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Towards the genetic basis of hereditary anosmia in the Faroe Islands


Helena Gásdal Karstensen

Wilhelm Johannsen Centre for Functional Genome Research, Københavns Universitet


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295.230 kr.


In 1969 Lygonis published a large Faroese family without the ability to smell. Of the 52 family members, 19 males and 8 females were affected. Anosmic individuals were observed in all four generations, pointing towards an autosomal dominant inherited trait. Besides the anosmia the pedigree displayed no other abnormalities. Familial anosmia has only been described few times in the literature. So far no causative genes have been identified, probably due to the small size of the pedigrees analyzed. Linkage analysis in two Iranian families, with 9 affected members suggested a 46 cM linkage interval on chromosome 18.

In some syndromic cases, such as Kallmann syndrome where anosmia presents together with hypogonadotropic hypogonadism mutations have been described. They all reside in genes that encode developmental or morphology determining factors in the brain.

The Faroese family, which at present time includes approximately 60-80 individuals in 5-6 generations, comprises a unique study material for genes involved in embryonic development of the brain. The large size of the family and the high number of affected individuals makes it very likely that a causative mutation for the trait will be identified. Ultimately, the project will result in the finding of a novel gene, which will contribute with new knowledge to the understanding of human development, in particular the development of the olfactory system.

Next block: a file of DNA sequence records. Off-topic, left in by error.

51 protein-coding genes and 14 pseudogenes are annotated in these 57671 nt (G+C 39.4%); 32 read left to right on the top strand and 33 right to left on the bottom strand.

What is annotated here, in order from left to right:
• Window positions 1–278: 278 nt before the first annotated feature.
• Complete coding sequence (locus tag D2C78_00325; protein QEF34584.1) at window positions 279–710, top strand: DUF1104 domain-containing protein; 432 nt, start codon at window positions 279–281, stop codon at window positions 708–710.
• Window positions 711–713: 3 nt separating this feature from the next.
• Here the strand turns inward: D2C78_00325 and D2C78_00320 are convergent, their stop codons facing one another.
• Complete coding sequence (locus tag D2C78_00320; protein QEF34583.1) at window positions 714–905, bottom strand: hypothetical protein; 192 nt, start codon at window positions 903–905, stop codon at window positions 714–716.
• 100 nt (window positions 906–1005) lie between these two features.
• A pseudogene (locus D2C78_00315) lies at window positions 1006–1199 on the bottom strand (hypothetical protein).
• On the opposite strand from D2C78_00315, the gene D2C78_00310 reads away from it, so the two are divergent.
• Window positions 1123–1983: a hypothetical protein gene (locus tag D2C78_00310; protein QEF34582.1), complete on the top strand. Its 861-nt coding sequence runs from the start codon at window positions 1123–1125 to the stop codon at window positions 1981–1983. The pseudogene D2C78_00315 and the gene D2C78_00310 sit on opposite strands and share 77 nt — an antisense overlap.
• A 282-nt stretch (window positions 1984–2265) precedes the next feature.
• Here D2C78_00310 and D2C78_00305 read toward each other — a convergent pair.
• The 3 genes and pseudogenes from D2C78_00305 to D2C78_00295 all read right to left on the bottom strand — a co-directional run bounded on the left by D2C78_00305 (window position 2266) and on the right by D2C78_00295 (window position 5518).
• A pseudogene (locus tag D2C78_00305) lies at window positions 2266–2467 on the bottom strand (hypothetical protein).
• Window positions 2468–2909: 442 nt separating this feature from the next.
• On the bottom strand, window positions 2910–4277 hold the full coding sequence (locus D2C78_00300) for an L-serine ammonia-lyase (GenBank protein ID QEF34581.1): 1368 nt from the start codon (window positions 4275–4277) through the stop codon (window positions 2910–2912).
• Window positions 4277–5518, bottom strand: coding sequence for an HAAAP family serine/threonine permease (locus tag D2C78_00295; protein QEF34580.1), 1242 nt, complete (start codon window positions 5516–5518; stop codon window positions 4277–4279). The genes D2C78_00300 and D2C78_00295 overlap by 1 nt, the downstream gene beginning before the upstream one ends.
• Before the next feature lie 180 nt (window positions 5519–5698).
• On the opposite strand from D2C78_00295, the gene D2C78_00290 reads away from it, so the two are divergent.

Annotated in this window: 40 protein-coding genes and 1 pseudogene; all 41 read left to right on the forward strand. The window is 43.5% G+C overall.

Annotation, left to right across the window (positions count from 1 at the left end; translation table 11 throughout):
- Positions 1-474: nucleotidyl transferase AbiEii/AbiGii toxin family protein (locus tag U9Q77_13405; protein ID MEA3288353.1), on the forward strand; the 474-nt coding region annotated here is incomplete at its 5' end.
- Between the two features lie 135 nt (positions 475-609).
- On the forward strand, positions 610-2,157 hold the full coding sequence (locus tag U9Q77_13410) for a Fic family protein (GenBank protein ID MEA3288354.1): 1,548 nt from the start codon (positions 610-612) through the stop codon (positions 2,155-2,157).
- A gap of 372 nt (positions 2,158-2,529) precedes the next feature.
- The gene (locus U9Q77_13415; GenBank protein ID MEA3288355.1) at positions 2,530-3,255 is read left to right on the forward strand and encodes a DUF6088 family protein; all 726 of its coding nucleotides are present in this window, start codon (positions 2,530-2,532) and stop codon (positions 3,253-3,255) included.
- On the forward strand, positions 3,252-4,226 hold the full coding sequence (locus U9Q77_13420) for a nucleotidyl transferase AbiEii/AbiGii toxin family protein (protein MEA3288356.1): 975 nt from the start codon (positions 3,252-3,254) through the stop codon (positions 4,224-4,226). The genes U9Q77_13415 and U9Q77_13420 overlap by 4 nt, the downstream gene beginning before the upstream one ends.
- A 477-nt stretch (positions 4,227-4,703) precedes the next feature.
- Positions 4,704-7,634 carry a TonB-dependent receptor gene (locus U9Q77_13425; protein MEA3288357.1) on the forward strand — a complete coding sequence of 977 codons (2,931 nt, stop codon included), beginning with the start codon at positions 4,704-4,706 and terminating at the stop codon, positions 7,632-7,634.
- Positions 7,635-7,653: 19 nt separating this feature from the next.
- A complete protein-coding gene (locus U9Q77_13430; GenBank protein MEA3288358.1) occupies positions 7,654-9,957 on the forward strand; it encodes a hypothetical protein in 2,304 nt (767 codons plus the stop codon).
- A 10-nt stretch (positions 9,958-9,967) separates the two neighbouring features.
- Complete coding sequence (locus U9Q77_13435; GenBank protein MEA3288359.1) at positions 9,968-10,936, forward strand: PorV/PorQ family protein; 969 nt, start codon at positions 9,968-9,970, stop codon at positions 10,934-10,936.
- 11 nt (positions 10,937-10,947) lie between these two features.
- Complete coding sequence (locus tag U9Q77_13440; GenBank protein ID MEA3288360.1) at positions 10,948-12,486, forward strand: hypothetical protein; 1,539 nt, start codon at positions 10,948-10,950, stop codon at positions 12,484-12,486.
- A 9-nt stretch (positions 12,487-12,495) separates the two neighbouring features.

At present time, genealogic data of the family, first described by Lygonis is being collected and contact to several family members is already established. The proposed Ph.d project will at the outset take place in the Faroe Islands at the Genetic Resource Centre (Ílegusavnið) and the National Hospital in Tórshavn. Here genealogic data will be collected and clinical, as well as the initial genetic evaluations will be preformed. Subsequent genetic studies will be carried out at the Wilhelm Johannsen Centre for Functional Genome Research at University of Copenhagen, where a comprehensive genetic analysis of the family will take place. The Wilhelm Johannsen Centre has top of the art facilities and experience in research involving mapping and functional characterization of genes involved in normal and abnormal phenotypes. The methods used will include genome wide analysis, high-throughput sequencing and functional studies.

The project will increase the scientific knowledge of the developing brain and the understanding of the human olfactory system. Furthermore, international focus will be attracted to the Faroe Islands as a truly unique source for population studies.